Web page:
If you’ve been here long, you know I’m a planner. I have a physical planner in my office for my writing and coaching schedule that I’m diligent about keeping current. There’s a separate planner for my family, personal and home appointments and responsibilities sitting on my kitchen counter.
Plans have a way of not working out, but there won’t be any of that “planning to fail by failing to plan” in my life. Over plan? If there’s such a thing, I could be guilty of it.
The first step on forming plans is reflecting on what worked–or didn’t work–before. This post will walk you through my process for setting my goals and intentions for my writing “career.”
Reflections of 2020
Oh, 2020. I wish I could say all the memes calling you a dumpster fire and worse were overstatements.
This has been a difficult year for me and my family, but we haven’t been alone in our struggles. Changes swept our country and our world thanks to COVID-19, racially-charged rioting, and political posturing. I won’t be talking about how those items affected my mindset, but of course they did. No one lives in a vacuum, even if it felt like I was imprisoned in my home for most of the year.
Professionally, my world tilted and crashed off its axis. In February, my publisher handed back rights to my most-reviewed novella ever. I spent the money to have a new cover made and gave it a more appropriate title, but it was devastating to have my contract end prematurely.
I guess I should have expected the next dump from my publisher. But I didn’t. I had been with Sweet Promise Press since it began, and three of my books were among the original titles the company launched. I expected to live out my contracts and was working on another book for the series as well as a proposal for a new series.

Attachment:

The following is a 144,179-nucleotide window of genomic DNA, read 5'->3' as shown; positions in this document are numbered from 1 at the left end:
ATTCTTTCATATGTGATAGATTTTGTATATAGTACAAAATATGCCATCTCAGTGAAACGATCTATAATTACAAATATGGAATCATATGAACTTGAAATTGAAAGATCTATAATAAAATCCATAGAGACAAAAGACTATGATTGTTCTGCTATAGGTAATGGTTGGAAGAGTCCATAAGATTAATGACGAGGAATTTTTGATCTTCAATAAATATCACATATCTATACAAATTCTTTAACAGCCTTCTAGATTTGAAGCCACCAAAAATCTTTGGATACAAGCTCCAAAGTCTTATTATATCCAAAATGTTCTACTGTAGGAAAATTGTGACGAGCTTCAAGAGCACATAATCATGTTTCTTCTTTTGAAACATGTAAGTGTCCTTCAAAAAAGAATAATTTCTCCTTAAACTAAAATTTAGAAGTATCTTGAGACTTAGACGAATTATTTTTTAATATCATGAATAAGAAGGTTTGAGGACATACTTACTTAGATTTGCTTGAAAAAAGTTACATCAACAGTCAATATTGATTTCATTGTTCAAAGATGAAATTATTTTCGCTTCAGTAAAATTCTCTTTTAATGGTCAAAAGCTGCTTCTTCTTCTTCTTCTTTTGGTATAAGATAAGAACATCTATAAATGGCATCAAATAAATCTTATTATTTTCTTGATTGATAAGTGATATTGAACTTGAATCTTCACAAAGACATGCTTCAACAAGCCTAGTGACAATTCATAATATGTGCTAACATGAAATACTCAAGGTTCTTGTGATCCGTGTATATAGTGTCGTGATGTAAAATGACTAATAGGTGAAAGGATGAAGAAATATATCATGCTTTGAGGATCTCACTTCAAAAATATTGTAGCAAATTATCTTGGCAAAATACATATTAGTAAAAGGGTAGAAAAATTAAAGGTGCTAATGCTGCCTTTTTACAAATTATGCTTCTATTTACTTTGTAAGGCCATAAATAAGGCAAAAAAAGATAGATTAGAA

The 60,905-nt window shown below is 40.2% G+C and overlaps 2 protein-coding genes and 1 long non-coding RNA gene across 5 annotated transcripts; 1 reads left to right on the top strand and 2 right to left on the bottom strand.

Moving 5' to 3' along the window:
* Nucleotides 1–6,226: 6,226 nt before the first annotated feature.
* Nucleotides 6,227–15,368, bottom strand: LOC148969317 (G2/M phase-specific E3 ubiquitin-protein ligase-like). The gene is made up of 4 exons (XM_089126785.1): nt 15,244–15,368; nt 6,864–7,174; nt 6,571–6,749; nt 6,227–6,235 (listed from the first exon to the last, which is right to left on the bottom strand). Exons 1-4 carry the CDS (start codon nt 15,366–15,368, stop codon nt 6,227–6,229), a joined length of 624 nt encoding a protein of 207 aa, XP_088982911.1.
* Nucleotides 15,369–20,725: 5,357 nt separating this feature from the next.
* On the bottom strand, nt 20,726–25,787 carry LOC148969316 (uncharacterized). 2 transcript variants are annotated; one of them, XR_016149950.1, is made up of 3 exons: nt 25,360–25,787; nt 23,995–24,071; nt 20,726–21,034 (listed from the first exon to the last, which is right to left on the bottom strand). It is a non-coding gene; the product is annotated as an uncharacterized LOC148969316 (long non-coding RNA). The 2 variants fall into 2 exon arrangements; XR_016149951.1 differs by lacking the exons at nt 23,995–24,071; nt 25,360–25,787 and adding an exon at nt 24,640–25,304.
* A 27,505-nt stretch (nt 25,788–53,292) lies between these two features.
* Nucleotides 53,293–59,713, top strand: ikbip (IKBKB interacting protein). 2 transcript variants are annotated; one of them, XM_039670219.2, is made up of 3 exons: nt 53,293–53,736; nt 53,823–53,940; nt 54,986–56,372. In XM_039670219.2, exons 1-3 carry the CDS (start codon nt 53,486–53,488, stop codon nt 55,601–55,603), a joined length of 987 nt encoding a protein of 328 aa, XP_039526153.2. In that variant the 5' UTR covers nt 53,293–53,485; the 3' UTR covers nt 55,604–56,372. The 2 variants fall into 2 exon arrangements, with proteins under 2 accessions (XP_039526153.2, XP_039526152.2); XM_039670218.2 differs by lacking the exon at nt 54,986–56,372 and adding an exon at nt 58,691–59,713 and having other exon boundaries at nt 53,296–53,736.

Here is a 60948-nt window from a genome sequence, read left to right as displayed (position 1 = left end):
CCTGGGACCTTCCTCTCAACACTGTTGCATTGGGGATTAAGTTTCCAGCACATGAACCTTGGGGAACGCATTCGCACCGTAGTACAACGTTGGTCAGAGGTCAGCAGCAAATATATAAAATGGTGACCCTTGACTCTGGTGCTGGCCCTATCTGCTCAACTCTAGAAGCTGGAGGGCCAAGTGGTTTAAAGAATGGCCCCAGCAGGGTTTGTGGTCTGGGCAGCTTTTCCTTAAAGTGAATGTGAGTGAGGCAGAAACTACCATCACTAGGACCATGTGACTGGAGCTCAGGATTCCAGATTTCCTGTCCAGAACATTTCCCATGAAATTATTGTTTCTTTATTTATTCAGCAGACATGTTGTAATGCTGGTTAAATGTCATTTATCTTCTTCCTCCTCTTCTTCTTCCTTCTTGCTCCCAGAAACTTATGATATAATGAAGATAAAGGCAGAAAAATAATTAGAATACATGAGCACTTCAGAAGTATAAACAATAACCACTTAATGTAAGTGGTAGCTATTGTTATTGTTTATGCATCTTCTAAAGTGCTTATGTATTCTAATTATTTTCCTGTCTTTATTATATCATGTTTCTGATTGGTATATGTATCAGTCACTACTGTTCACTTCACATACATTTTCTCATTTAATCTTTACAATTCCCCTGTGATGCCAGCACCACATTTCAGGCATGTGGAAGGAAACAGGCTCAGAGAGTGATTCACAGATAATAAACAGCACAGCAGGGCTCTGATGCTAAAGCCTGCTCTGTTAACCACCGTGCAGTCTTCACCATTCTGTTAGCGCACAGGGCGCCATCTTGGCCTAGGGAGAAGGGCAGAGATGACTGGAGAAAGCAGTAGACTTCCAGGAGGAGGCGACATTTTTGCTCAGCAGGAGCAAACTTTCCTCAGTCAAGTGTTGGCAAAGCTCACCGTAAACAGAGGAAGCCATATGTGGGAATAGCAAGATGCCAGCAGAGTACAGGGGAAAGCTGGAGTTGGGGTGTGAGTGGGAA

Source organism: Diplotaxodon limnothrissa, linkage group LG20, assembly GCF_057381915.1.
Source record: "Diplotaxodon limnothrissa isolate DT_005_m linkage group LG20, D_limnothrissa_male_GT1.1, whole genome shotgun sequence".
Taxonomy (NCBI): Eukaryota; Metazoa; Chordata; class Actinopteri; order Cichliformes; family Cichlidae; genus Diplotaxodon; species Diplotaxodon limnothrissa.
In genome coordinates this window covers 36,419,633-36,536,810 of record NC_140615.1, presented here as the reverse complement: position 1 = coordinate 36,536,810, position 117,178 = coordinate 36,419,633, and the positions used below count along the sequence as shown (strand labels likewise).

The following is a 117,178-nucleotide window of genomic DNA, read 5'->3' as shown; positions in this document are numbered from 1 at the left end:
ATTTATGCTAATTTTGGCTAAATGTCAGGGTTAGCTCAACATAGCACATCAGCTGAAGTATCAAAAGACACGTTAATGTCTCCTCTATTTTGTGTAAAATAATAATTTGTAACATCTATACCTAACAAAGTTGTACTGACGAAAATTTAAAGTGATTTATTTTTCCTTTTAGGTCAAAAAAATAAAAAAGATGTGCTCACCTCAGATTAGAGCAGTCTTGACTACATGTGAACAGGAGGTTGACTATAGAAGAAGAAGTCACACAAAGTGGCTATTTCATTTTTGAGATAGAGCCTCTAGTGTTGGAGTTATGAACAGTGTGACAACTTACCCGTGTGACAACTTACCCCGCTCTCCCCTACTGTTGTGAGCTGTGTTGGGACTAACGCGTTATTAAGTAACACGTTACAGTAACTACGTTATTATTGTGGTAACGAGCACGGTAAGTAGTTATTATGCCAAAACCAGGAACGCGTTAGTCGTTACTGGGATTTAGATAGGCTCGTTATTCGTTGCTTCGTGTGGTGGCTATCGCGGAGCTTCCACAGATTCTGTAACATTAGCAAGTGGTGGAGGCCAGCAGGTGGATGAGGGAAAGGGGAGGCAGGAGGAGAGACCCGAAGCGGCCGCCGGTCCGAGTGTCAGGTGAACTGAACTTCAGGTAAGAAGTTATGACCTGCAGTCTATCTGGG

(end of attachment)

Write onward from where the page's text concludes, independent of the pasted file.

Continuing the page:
Remember what I said about plans not working out?
On August 1, I was no longer published with a company I loved. The only titles that remained for sale on my Amazon author page were from two other indie presses and those were anthologies. Oh, and the five fiction books I’d self-published. But in my mind, I was no longer a published author.
This was supposed to be a year of Rest for me. Boy did I learn how that had more to do with my faith than my fatigued flesh. Yes, I did just use alliteration. And it made me smile, too.
On a positive note, I started writing again. I’ve learned that rest is essential if I want to be creative, so my writing schedule contains half as many hours as it did in previous years. I figure I can ease gently into production mode since I don’t have a contract with deadlines hanging over my head.
One wonderful thing that happened this year was that I was given a small group of writers to connect with daily through my membership with Novel Academy. It’s been great to pray for them, talk story with them and even help them in small ways as they’re each at different places on their path to publishing.
These interactions reminded me that working with other writers energizes me. It’s something that stimulates creativity for my own projects, and that, as well as encouragement from one of my group members, led me to a new path.